Tangier

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My visits to the cities I’ve described over the past few weeks have been short two- or three-day jaunts, usually tacked onto the end of a business trip. Rarely have I gotten to know a city, although I’ve squeezed as much as I could into very little time in each place. My most compact experience of a city was in Tangier, Morocco: little more than 5 hours from when we disembarked until we re-embarked the ferry.

The full trip—a true odyssey—began with an 8:30 a.m. train from Madrid to Algeciras/Gibraltar, on the edge of the Mediterranean Sea. From the train window, Spanish cityscape quickly turned to Spanish countryside: mountains, orchards, farms, and old crumbling buildings long abandoned. Arriving on time in Algeciras, we dropped our bags at the hotel and headed to the docks for the ferry, which departed nearly two hours late, forcing us to rethink our plans…little sunlight would be left on arrival.

  Jebel Musa in the Rif Mountain range, Morocco.

Jebel Musa in the Rif Mountain range, Morocco.

The hour-long ferry ride across the Mediterranean was visually beautiful: the Rock of Gibraltar to the north, Jebel Musa to the south, and the moon was up…adding to the mystique as my two traveling companions and I approached Africa for the first time. We arrived at the docks of Tangier-Med, to realize that we were about 30 miles from the city. Through the border offices, we negotiated a taxi fare into the city and climbed into an old Mercedes cab: no carpets and lots of squeaking parts. The driver navigated the N16—a coast road that wound past new hotels and condos that enjoyed beautiful views of the Mediterranean, the mountains of Spain, and the setting Sun. More abundant were dilapidated houses, ramshackle garages and warehouses, and lines of people carrying loads by the edge of the road. We tried not to be terrified— the driver paid no heed to pedestrians, traffic, signs, nor double yellow lines.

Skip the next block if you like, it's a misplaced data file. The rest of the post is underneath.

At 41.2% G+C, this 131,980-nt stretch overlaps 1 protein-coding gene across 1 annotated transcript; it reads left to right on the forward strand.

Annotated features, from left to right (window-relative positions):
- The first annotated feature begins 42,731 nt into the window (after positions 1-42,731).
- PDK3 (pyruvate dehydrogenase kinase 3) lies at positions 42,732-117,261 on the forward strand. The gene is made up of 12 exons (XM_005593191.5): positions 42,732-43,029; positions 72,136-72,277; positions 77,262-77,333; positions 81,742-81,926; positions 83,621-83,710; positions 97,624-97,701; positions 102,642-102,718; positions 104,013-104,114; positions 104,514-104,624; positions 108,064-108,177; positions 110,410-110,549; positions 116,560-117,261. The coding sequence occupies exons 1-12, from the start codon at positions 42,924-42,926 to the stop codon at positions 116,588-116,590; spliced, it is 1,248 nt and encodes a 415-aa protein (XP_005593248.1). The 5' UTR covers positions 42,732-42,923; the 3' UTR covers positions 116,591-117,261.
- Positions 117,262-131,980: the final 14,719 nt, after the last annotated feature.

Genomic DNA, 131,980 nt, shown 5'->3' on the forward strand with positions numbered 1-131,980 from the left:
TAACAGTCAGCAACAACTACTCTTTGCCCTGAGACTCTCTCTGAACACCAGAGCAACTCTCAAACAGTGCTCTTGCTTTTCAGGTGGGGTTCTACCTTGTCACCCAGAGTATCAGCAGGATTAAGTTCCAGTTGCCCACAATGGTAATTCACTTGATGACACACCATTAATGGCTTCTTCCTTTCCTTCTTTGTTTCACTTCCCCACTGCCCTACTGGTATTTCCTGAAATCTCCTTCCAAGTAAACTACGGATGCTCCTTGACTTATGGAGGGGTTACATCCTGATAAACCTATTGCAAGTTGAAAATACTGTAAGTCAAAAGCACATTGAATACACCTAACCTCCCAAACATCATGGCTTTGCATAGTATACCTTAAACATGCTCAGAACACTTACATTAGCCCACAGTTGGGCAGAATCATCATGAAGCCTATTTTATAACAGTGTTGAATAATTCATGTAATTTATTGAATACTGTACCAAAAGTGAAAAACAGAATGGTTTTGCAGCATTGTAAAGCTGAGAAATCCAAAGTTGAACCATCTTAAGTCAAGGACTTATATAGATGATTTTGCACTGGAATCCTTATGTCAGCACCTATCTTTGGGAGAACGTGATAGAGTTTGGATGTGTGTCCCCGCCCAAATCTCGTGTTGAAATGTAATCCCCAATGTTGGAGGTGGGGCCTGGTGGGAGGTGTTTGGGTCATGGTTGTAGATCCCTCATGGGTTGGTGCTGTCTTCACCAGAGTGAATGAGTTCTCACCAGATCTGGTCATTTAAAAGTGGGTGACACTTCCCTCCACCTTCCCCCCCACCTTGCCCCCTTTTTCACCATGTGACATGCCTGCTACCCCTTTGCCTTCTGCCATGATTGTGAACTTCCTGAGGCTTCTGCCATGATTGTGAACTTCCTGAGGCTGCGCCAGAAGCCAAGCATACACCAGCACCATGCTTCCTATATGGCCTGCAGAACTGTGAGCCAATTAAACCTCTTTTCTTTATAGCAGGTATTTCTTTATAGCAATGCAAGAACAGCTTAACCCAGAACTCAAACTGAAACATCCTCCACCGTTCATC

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Having abandoned our plans to visit the Medina—it would be closed or closing, we went directly to the Hotel El Minzah, tucked into a busy neighborhood a block from the Medina. The Hotel El Minzah is perfectly Moroccan, the front desk clerks were fawning, the décor exotic and distant, all with a feeling of colonial France overlaid on Moroccan/Berber/Moorish elements. The lobby opens from Moorish arched doorways, and is laid with oriental carpets over marble floors.

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We were directed down into the central Andalusian patio—the heart of the hotel—and the Wine Bar, where we waited until the restaurant opened. A very talkative and enthusiastic sommelier opened a bottle of Moroccan wine that we were surprised to enjoy…similar to a merlot, but not so good as the Spanish and French wines that he had steered us away from.

Soon our dinner reservation was ready and we were sprawled at table on low couches, attended by servers in traditional Moroccan uniforms, complete with fezzes. We were entertained by a four-piece Moroccan band and treated to a belly dance: maybe it was no more than their version of Disney-does-Morocco, but the food was good and plentiful, the music was good, and the dancer had a certain Old-World charm.

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The return taxi ride to the ferry was more civilized and less dramatic. The driver took us through the edges of the Medina, most of which was closed, except some fruit vendors who, the cab driver explained, stayed open longest to sell their perishable goods. We were satisfied that we’d seen something Moroccan, even though we’d missed the Medina. We’d met and talked with several Moroccans who were proud to tell about their country and city, happy to befriend us tourists. The ferry back to Algeciras was again an hour late, but a moonlit cruise across a misty Mediterranean completed our exotic adventure.